It’s rare nowadays for a film to come to theaters and be completely enjoyable. It is not often where you can leave a film thinking “I’m sure glad I decided to see that.” The Muppets, luckily, is one of those rare gems that will leave you contented with your film going experience.
The plot is simple. Jason Segel and his Muppet brother Walter need to help Kermit get the gang back together to save the Muppet theater from an evil oil tycoon. The script is cute and witty, filled with self-referential humor and a blatant disregard for the fourth wall.
“Yes, we’re somehow biological brothers. And yes, I fondly remember having a Muppet milkman growing up. What are you implying?”
There is an interesting feeling that came over me during the film. It was an odd, happy-sad sort of nostalgia. As pointed out in the film, these characters were MY childhood. Nowadays they are relics of a happier, more positive time in television history.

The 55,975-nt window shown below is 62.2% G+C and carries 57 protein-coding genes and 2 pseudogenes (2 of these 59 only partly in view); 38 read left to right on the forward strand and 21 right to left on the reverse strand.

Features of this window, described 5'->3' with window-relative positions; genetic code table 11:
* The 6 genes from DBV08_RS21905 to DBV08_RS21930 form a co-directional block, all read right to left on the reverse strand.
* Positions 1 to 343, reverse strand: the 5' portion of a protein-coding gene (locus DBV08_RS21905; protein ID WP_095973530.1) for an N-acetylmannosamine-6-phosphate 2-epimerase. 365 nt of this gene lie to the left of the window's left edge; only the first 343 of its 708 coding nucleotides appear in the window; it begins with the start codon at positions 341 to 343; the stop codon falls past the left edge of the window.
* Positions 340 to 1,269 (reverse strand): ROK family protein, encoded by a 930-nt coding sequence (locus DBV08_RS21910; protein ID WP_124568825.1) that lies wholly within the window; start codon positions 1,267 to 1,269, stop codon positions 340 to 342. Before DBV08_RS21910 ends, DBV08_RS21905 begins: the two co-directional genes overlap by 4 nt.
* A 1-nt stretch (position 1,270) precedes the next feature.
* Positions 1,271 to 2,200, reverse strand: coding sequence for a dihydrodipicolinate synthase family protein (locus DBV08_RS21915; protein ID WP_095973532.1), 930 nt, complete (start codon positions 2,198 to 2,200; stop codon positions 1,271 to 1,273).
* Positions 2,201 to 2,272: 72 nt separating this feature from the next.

Despite that, the Muppets work just as well today as they did thirty years ago. It made me realize that these creations of Jim Henson and Frank Oz (among countless others) are timeless masterpieces. They will work for any generation. It made me feel like I was watching something bigger than myself.
Excuse me… I’m tearing up a bit.
Okay, I’m good now.
To be blunt, go see this movie while it’s in theaters please. If you don’t have kids to use as an excuse, you don’t need them. It’s a movie that will work for all ages and by the end you’ll realize that the movie was for you all along.